After the last couple of books, I feel like Butcher and Dresden have made improvements. While it's a generally positive review, I want to take a momen...moreAfter the last couple of books, I feel like Butcher and Dresden have made improvements. While it's a generally positive review, I want to take a moment to put in a big ole SPOILER ALERT since this book hasn't even been out for a week yet. I don't want my comments to spoil anybody's reading.
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So, yeah. I feel like Dresden really is *finally* growing up a bit, which is great. But more important, I was so glad to find that we're done with the "and this is the biggest, baddest baddie I've ever fought" stuff. There gets to a point where it's no longer interesting for him to fight off bigger, badder baddies, because he's just going to get more power from somewhere, and they've run out of "Mores' of power for him to get. YAY to that. This story focused more on him using his brain. Which is also great because I feel a bit like Dresden was muddling through things trying to brute force situations when his initial plan didn't work. In this case, his initial plan DID work because he'd taken the time to think it through. Now, that doesn't mean it didn't also go wrong, and that there weren't other important bits, but it felt like he was finally learning. Momentarily, I'd also like to mention that Karrin was also given a lot more respect in this than usual, as far as her capabilities. It was alllllmost like the women in the book were starting to get a little more fleshed out.
I could have done without the "parkour!", but eh.
In short, I feel like I can see where this is maybe going to wrap up soon, and in a generally positive way. Which is good. (less)
This is the kind of book that reminds you why "science fiction" was called, well, "science fiction" instead of "future fiction" or "technology fiction...moreThis is the kind of book that reminds you why "science fiction" was called, well, "science fiction" instead of "future fiction" or "technology fiction" or something like that. Heavy, heavy (pseudo?)science content layered on top of an adventure narrative that is in no way written to draw the reader into the excitement -- almost written clinically at what could be the most exciting scenes, I can see why people would want to make movies of this and how they could be nothing at all like this book. (less)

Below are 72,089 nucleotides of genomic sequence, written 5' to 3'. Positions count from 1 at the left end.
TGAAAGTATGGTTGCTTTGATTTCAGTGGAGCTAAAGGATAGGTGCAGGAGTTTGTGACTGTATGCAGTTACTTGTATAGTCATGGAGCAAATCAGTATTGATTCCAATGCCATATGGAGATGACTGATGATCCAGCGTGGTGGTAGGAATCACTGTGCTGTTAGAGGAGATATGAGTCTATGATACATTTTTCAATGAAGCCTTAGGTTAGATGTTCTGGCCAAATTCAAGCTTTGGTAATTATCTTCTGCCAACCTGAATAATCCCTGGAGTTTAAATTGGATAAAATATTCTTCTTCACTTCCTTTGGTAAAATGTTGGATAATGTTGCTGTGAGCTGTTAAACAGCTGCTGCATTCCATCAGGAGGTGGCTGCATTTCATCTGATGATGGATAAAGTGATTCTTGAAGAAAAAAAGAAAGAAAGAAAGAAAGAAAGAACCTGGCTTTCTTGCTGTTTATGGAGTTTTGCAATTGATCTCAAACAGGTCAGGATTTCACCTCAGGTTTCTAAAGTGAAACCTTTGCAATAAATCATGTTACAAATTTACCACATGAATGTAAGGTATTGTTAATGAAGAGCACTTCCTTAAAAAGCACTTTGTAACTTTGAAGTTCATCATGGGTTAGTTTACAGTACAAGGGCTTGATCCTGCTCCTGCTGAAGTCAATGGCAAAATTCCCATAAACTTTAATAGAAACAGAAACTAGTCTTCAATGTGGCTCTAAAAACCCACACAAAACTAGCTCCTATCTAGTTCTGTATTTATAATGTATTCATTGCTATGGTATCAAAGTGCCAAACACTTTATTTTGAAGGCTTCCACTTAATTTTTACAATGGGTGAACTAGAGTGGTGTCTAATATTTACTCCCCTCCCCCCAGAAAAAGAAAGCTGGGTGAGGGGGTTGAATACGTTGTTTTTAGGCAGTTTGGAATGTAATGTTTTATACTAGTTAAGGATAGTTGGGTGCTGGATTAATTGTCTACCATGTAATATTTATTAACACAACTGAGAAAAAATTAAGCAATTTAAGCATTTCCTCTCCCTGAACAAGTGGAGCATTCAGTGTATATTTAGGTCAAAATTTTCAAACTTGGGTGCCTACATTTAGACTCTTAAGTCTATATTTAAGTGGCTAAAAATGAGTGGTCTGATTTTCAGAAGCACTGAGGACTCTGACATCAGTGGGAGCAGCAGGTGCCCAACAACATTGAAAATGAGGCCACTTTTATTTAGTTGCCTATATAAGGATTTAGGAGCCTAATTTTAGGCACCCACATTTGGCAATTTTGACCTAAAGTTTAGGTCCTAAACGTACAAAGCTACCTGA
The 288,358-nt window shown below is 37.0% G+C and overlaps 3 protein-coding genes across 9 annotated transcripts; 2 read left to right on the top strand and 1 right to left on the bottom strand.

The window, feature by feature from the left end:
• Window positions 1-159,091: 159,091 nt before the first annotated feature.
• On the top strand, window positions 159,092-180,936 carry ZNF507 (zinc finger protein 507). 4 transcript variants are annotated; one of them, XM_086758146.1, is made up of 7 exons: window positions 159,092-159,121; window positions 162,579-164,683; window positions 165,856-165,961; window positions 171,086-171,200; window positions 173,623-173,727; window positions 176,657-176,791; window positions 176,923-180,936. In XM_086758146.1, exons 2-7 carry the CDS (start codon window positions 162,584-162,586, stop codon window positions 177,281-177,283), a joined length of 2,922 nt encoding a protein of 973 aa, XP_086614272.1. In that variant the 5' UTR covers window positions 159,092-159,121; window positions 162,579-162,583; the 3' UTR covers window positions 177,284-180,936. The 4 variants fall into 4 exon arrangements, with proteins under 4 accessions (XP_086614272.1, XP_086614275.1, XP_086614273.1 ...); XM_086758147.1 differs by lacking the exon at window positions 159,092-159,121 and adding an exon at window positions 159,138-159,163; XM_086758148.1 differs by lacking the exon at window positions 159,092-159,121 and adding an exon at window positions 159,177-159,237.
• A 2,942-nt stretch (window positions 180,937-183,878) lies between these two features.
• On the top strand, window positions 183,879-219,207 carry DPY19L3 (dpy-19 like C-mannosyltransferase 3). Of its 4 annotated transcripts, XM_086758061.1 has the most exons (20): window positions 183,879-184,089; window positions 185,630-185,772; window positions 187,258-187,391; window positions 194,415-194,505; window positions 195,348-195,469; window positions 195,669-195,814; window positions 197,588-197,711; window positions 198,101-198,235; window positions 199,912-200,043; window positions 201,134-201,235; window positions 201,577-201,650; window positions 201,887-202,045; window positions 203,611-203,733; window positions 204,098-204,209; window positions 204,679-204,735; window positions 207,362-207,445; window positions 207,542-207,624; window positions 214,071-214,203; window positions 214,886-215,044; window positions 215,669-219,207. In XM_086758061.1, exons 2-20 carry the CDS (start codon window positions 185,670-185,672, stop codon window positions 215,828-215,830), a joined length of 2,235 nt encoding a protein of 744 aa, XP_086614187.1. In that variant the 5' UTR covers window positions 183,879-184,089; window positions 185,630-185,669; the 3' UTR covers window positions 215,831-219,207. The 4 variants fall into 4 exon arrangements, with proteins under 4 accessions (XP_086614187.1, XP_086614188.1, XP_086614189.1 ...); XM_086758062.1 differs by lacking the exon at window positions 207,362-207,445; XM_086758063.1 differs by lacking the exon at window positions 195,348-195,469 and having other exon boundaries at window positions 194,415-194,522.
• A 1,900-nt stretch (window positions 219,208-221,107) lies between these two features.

I found this really interesting. I came into it with a bit of trepidation, not having read any Heinlein before (except a smidge of Stranger in a Stran...moreI found this really interesting. I came into it with a bit of trepidation, not having read any Heinlein before (except a smidge of Stranger in a Strange Land, which I never took to). I thought it might be dry. I've heard about Heinlein being... not exactly feminist.
First, I have to give kudos for how well he stayed in-voice. I can't imagine writing from the POV of a narrator who had an accent/imperfect English, and keeping in that voice for the entire book, except when other characters were actually speaking. WOAH. I mean, that's impressive.
Second, I thought it was a really interesting vision-of-what-the-future-could-have-been-from-the-POV-of-the-1960s. Which is where I find this less misogynistic than anticipated. I mean, I find it *credible* that women could have been, in the world of the book, treated like that. Not feminist -- not by a long shot, but believable. And that's really all I'm asking for. And then, of course, there's the bit about computers being so obviously unlike what they've become. And imagining that, with enough brain power, a computer could become "alive" in that way. This is what sci-fi was all about, and it's brilliant.(less)
So, being neither linguist nor historian, I can't make any claims about the veracity of the author's claims, but it's certainly interesting to think a...moreSo, being neither linguist nor historian, I can't make any claims about the veracity of the author's claims, but it's certainly interesting to think about. In short: quick and interesting, though I do find myself unwilling to believe that this is Truth. I will absolutely accept that it's a plausible and interesting set of beliefs based on what is known about my beloved English.(less)